Incredible mindset capacities are latent inside all of us we just have to retrain the right mindful approach to awaken them. Coding boot camps are a great place to start acquiring mindful growth awakening.

Throughout my life, I’ve had a lot of failures. We all have failed in our lives at one point or another but few are taught that failure is the slow ascent to mastery of the challenges we face. Maybe it was not making the cut on the basketball team in my teens or being told by my parents getting a low grade on a scholastic assignment in school meant my brain was limited in achieving high honors. Whatever it was that frustration of being challenged and taking feedback as a personal critique of my character started somewhere. It corralled me into sticking to what I know instead of trying new things. All of these types of events reaffirm that voice living in the fixed mind “Failure is the limit to my abilities” Then I decided I no longer wanted to go about life thinking with a fixed boxed in perspective about learning, life, and my abilities. There is nothing wrong with destroying and rebuilding the way you think. Trust the process.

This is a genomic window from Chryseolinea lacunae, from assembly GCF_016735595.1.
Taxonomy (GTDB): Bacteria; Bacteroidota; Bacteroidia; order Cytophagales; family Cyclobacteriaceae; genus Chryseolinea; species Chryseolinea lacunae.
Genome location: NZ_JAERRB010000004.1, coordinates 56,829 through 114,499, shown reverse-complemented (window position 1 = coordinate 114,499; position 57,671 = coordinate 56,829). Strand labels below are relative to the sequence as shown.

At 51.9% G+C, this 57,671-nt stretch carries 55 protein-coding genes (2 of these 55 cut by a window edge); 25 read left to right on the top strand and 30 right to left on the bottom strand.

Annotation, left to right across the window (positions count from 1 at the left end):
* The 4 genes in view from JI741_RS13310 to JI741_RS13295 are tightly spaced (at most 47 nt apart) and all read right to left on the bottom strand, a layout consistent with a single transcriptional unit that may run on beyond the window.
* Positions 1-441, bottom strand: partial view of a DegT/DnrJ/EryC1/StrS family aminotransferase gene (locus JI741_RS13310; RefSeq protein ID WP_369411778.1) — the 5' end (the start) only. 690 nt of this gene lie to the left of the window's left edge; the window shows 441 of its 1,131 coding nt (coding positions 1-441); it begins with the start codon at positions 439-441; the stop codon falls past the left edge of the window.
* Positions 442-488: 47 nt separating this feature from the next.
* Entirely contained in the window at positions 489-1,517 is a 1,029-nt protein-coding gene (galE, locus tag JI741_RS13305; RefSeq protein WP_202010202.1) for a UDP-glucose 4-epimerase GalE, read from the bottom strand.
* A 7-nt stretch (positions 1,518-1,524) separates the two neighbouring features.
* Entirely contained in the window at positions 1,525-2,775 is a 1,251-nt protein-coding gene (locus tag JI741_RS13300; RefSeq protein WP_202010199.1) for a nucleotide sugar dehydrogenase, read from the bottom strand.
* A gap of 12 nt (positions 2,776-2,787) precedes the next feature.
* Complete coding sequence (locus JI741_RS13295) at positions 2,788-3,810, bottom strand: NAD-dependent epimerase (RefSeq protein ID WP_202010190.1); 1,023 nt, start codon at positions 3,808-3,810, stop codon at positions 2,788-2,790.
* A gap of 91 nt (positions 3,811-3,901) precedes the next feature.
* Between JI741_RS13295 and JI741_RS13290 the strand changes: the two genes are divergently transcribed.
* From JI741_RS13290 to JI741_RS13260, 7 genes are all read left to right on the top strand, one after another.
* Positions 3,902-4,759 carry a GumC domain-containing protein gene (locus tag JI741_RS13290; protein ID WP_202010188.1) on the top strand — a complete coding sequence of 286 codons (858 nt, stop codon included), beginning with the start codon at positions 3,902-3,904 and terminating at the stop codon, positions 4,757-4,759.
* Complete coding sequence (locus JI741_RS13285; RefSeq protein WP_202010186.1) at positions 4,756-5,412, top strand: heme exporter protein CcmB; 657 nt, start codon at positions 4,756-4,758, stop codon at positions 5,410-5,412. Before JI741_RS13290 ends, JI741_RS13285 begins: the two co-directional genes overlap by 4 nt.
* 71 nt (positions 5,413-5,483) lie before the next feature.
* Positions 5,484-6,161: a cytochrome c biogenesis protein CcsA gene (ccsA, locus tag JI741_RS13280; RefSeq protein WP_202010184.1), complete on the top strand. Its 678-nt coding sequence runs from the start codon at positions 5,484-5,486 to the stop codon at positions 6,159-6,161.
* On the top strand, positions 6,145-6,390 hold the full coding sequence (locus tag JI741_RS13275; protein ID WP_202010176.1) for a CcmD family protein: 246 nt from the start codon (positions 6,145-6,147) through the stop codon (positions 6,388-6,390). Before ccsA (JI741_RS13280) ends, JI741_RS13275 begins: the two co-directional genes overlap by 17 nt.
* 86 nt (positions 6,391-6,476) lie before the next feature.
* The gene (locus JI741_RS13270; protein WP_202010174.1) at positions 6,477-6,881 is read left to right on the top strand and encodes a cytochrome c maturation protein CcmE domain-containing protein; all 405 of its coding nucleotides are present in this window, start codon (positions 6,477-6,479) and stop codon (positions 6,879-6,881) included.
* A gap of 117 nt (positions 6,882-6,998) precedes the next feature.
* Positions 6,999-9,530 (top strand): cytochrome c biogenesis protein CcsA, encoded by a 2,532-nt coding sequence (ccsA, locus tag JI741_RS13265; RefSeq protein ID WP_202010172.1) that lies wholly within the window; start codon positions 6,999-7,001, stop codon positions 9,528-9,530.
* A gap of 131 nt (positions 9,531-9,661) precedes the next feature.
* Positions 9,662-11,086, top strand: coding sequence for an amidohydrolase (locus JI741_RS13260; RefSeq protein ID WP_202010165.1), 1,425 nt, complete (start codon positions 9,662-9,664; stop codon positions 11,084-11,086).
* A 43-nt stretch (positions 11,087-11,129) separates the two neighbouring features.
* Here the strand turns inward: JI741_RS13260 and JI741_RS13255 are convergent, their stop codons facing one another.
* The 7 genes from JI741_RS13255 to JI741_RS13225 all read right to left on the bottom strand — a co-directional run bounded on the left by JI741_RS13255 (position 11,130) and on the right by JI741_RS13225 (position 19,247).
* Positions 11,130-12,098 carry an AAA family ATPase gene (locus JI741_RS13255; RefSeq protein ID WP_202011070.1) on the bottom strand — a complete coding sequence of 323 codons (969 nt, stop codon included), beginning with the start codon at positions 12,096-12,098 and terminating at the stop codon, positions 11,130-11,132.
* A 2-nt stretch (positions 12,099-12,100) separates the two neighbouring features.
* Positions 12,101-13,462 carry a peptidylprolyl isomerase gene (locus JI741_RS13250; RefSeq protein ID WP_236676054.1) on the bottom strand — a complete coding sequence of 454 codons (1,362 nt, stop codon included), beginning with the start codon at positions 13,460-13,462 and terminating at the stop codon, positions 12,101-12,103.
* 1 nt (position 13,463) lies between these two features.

Milling around for a year trying to find an automation proof skill I could build on throughout life landed me at Stack Education’s WSU code school. I was already a college graduate and fast learner so I figured I’d breeze through the boot camp with ease. That perception changed during my weeks of coding boot camp. Ideally the hardest thing my brain has gone through in many years. Coding essentially is taking large complex tasks entering them into a computer using various languages only a computer would understand such as Python thus making those tasks easier and more streamline via the power of technology. Coding will make you question your grit, logic, intelligence, and sanity daily but once you get the hang of it the rewards are huge. One of those rewards was the huge monetary gains you can achieve from being a problem solver and this was the opportunity I needed to better myself, community and family. I grew up in the Myspace era and thought web coding was as difficult as adding img= “insert URL” tags to update some badly pixelated pictures to your webpage like in the early 2000s. I couldn’t have been more wrong and if you consider yourself moderately intelligent as I did it can be a huge blow to your ego. Learning something as complex as web development can only be achieved with a growth mindset or you will mentally psych yourself out and quit before you get good at it.